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Report: Hacker Group Scattered Spider Behind Clorox Cybersecurity Breach

In recent months, a group of hackers known as “Scattered Spider” has been making headlines for their involvement in major cyberattacks.

This group, known for its social engineering tactics, has been linked to breaches on major casino companies, including Caesars Entertainment and MGM Resorts International. Now, they are suspected to be behind a cyberattack on Clorox that resulted in a nationwide shortage of its cleaning products, Bloomberg reported Wednesday (Oct. 4), citing unnamed sources.

The cyberattack on Clorox was first disclosed by the company in August, and officials suspect that Scattered Spider is responsible for the breach, according to the report. The attack significantly reduced sales and profit for Clorox in the quarter ending in September and continues to impact the company’s operations. Clorox has stated that all of its U.S. facilities were affected by the cyberattack.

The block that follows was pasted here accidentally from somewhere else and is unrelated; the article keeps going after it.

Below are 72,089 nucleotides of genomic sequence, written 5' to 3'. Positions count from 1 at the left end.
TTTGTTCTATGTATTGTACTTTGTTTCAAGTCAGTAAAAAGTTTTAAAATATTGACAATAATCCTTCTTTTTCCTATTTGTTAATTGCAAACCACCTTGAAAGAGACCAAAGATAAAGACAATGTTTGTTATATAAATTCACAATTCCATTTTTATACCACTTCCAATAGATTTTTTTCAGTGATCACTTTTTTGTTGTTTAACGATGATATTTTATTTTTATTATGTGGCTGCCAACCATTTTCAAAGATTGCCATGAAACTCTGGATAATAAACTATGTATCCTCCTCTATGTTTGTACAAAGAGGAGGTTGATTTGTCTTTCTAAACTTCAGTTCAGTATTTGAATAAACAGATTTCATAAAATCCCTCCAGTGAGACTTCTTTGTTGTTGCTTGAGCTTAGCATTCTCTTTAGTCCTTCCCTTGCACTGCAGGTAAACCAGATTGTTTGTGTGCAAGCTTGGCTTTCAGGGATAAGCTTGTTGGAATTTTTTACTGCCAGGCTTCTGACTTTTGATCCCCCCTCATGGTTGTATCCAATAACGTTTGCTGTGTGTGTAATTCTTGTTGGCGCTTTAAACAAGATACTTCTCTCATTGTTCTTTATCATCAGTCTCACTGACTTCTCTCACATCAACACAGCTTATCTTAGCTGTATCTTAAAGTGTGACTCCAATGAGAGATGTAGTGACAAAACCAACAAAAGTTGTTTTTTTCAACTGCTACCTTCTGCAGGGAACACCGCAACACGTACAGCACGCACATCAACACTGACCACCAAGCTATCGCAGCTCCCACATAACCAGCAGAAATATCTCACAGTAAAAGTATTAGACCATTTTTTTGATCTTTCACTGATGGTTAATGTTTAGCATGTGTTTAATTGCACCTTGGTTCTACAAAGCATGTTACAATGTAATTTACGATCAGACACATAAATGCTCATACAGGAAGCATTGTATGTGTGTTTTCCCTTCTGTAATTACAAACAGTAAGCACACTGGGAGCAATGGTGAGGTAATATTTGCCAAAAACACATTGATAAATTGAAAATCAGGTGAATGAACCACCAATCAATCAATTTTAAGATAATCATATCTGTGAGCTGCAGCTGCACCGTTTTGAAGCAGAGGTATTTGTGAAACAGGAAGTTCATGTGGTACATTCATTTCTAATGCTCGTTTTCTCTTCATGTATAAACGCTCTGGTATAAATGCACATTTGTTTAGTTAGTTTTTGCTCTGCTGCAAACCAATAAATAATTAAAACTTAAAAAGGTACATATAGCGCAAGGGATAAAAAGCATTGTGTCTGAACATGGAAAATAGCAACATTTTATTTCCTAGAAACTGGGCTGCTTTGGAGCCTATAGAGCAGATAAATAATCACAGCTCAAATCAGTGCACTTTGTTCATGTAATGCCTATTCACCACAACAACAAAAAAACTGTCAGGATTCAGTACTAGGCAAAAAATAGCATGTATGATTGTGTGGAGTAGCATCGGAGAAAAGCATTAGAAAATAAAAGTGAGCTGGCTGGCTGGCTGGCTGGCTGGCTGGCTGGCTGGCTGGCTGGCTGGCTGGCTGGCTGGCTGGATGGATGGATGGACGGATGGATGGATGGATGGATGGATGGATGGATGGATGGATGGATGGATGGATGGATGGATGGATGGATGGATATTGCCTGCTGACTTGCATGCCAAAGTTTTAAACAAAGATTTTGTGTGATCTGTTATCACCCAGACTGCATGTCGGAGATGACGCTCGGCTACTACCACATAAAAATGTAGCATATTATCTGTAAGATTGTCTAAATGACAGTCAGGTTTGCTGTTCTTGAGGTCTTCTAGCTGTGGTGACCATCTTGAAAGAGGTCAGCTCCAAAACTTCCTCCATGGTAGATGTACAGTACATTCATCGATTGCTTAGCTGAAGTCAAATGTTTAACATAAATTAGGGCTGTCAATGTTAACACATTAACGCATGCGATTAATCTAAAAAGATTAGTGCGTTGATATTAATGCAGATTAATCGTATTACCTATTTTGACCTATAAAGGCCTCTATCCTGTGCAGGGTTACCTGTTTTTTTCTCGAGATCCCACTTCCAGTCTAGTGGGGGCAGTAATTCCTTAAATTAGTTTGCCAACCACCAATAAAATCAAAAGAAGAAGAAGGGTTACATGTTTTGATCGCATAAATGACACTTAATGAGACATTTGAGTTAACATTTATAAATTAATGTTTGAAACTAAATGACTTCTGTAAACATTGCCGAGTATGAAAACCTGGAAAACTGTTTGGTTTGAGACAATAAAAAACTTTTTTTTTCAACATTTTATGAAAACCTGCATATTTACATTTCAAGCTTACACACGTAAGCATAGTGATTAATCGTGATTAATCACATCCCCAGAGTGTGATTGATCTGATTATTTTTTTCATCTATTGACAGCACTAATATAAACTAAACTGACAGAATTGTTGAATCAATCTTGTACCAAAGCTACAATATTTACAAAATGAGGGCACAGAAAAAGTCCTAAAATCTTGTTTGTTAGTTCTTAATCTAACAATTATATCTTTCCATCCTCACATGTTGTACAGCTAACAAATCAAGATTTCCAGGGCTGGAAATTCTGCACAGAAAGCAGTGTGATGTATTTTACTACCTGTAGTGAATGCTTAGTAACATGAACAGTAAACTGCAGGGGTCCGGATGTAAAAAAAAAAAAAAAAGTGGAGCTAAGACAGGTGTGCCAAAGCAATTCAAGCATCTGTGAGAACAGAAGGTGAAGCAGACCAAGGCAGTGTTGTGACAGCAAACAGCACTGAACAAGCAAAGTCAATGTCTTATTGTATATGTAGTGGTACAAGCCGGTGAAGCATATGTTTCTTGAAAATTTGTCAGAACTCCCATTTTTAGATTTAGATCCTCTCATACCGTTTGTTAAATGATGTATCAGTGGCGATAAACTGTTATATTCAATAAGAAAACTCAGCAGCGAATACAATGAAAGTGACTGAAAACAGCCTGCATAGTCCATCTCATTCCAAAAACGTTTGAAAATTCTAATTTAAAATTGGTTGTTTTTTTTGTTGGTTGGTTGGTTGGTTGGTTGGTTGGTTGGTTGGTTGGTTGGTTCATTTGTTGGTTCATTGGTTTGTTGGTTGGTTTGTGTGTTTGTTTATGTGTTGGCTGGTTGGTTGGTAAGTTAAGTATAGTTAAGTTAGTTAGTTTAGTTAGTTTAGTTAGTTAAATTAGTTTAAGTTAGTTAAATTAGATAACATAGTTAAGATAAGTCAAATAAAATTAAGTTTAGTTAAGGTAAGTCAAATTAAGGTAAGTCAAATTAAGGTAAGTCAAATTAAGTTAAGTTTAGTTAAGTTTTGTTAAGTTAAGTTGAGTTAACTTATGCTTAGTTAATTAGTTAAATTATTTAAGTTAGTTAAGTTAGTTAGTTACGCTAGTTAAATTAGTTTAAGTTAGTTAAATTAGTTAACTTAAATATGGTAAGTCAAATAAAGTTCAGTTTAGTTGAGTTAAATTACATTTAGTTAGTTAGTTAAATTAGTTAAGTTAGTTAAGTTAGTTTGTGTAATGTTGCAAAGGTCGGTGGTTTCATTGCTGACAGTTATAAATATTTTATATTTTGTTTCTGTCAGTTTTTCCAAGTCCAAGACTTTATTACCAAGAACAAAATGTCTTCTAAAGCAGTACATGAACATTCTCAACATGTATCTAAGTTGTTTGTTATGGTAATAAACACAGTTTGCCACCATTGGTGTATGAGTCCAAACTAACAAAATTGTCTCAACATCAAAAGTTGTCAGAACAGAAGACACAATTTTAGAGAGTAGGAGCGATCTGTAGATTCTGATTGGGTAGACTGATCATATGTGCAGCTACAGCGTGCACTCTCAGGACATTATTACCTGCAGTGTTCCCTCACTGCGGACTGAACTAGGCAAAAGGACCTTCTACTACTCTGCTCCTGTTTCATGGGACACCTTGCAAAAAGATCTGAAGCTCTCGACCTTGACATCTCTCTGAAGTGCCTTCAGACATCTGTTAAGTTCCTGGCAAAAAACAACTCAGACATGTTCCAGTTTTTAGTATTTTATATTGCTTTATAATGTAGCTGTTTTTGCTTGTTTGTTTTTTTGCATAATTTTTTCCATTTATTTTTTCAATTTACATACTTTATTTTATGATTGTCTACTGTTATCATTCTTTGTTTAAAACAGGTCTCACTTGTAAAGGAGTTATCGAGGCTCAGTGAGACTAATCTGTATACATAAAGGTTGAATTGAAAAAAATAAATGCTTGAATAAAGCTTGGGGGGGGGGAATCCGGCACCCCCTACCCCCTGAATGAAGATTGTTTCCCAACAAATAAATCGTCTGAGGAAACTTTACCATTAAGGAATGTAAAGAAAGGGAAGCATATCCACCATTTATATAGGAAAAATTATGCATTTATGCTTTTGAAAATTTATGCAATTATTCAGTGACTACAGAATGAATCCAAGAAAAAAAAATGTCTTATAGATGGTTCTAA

Scattered Spider hackers specialize in targeting call centers and IT help desks, using social engineering tactics to impersonate employees and gain access to accounts, the report said. Their recent attacks have caused significant disruptions. For example, at MGM properties, guests were unable to charge purchases to their rooms, slot machines were shut down, and reservation websites were not functioning properly.

The impact of the cyberattack on Clorox has been even more severe, per the report. The company has reported a decrease in net sales by as much as 28% from a year ago, and organic sales are expected to decrease by as much as 26%. This is a significant setback for Clorox, as it had previously anticipated an increase in organic sales by mid-single digits.

Clorox is working with the FBI to investigate the cyberattack, and the company expects ongoing operational impacts in the second quarter as they try to return to normalized operations, according to the report.

PYMNTS Intelligence has found that 43% financial institutions (FIs) have experienced increased levels of fraud this year. The average cost of fraud for FIs with assets of $5 billion or more has risen to $3.8 million this year, a 65% increase from the $2.3 million reported in 2022, according to Increasing Fraud Heightens Need for Newer, Better Technologies,” a PYMNTS and Hawk AI collaboration.